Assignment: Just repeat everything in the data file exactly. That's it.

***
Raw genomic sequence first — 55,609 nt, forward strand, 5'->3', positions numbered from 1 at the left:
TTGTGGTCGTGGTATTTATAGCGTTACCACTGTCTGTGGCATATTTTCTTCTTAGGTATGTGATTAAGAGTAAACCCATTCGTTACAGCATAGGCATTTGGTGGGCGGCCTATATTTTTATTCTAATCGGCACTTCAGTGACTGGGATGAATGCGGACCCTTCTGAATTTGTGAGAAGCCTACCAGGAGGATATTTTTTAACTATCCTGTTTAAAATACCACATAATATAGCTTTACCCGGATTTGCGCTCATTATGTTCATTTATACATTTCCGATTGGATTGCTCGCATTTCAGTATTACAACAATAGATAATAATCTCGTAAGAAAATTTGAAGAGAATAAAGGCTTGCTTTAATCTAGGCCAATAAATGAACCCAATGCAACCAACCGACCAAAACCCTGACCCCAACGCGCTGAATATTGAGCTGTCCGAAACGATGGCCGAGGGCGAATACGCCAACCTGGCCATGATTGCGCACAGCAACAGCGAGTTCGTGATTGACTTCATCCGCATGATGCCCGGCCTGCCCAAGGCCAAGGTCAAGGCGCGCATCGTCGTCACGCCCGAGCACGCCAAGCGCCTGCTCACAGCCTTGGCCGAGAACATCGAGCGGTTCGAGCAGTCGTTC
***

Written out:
Raw genomic sequence first — 55,609 nt, forward strand, 5'->3', positions numbered from 1 at the left:
TTGTGGTCGTGGTATTTATAGCGTTACCACTGTCTGTGGCATATTTTCTTCTTAGGTATGTGATTAAGAGTAAACCCATTCGTTACAGCATAGGCATTTGGTGGGCGGCCTATATTTTTATTCTAATCGGCACTTCAGTGACTGGGATGAATGCGGACCCTTCTGAATTTGTGAGAAGCCTACCAGGAGGATATTTTTTAACTATCCTGTTTAAAATACCACATAATATAGCTTTACCCGGATTTGCGCTCATTATGTTCATTTATACATTTCCGATTGGATTGCTCGCATTTCAGTATTACAACAATAGATAATAATCTCGTAAGAAAATTTGAAGAGAATAAAGGCTTGCTTTAATCTAGGCCAATAAATGAACCCAATGCAACCAACCGACCAAAACCCTGACCCCAACGCGCTGAATATTGAGCTGTCCGAAACGATGGCCGAGGGCGAATACGCCAACCTGGCCATGATTGCGCACAGCAACAGCGAGTTCGTGATTGACTTCATCCGCATGATGCCCGGCCTGCCCAAGGCCAAGGTCAAGGCGCGCATCGTCGTCACGCCCGAGCACGCCAAGCGCCTGCTCACAGCCTTGGCCGAGAACATCGAGCGGTTCGAGCAGTCGTTC